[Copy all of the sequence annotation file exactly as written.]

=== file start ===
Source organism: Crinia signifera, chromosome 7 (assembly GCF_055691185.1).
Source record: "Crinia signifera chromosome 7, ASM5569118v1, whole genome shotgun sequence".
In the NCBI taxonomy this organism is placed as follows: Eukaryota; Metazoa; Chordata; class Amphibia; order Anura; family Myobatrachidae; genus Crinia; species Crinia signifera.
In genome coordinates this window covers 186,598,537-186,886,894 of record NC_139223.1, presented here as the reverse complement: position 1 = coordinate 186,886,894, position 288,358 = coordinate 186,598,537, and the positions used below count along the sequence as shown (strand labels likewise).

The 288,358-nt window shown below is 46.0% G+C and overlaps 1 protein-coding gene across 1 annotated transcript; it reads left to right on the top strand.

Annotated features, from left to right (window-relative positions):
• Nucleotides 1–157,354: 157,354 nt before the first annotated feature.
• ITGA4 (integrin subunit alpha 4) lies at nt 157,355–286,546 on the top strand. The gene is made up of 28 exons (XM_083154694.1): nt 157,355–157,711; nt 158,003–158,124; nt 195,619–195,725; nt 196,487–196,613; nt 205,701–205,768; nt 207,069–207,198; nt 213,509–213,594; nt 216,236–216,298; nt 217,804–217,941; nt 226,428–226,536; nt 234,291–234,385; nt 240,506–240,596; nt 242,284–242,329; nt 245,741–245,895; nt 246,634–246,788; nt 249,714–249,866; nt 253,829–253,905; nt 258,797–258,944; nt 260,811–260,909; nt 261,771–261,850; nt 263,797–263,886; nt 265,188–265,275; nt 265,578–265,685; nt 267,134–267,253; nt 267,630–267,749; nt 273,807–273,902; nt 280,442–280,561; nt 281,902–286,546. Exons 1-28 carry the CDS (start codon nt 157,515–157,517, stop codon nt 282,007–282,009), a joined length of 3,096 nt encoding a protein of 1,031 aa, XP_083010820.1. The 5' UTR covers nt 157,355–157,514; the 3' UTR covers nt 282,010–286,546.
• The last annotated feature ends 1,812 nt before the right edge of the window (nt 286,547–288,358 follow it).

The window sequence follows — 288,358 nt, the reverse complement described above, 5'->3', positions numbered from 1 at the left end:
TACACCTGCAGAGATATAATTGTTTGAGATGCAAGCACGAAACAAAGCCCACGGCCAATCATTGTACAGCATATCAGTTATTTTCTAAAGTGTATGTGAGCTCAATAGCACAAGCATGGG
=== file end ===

Source organism: Crinia signifera, chromosome 7 (assembly GCF_055691185.1).
Source record: "Crinia signifera chromosome 7, ASM5569118v1, whole genome shotgun sequence".
In the NCBI taxonomy this organism is placed as follows: Eukaryota; Metazoa; Chordata; class Amphibia; order Anura; family Myobatrachidae; genus Crinia; species Crinia signifera.
In genome coordinates this window covers 186,598,537-186,886,894 of record NC_139223.1, presented here as the reverse complement: position 1 = coordinate 186,886,894, position 288,358 = coordinate 186,598,537, and the positions used below count along the sequence as shown (strand labels likewise).

The 288,358-nt window shown below is 46.0% G+C and overlaps 1 protein-coding gene across 1 annotated transcript; it reads left to right on the top strand.

Annotated features, from left to right (window-relative positions):
• Nucleotides 1–157,354: 157,354 nt before the first annotated feature.
• ITGA4 (integrin subunit alpha 4) lies at nt 157,355–286,546 on the top strand. The gene is made up of 28 exons (XM_083154694.1): nt 157,355–157,711; nt 158,003–158,124; nt 195,619–195,725; nt 196,487–196,613; nt 205,701–205,768; nt 207,069–207,198; nt 213,509–213,594; nt 216,236–216,298; nt 217,804–217,941; nt 226,428–226,536; nt 234,291–234,385; nt 240,506–240,596; nt 242,284–242,329; nt 245,741–245,895; nt 246,634–246,788; nt 249,714–249,866; nt 253,829–253,905; nt 258,797–258,944; nt 260,811–260,909; nt 261,771–261,850; nt 263,797–263,886; nt 265,188–265,275; nt 265,578–265,685; nt 267,134–267,253; nt 267,630–267,749; nt 273,807–273,902; nt 280,442–280,561; nt 281,902–286,546. Exons 1-28 carry the CDS (start codon nt 157,515–157,517, stop codon nt 282,007–282,009), a joined length of 3,096 nt encoding a protein of 1,031 aa, XP_083010820.1. The 5' UTR covers nt 157,355–157,514; the 3' UTR covers nt 282,010–286,546.
• The last annotated feature ends 1,812 nt before the right edge of the window (nt 286,547–288,358 follow it).

The window sequence follows — 288,358 nt, the reverse complement described above, 5'->3', positions numbered from 1 at the left end:
TACACCTGCAGAGATATAATTGTTTGAGATGCAAGCACGAAACAAAGCCCACGGCCAATCATTGTACAGCATATCAGTTATTTTCTAAAGTGTATGTGAGCTCAATAGCACAAGCATGGG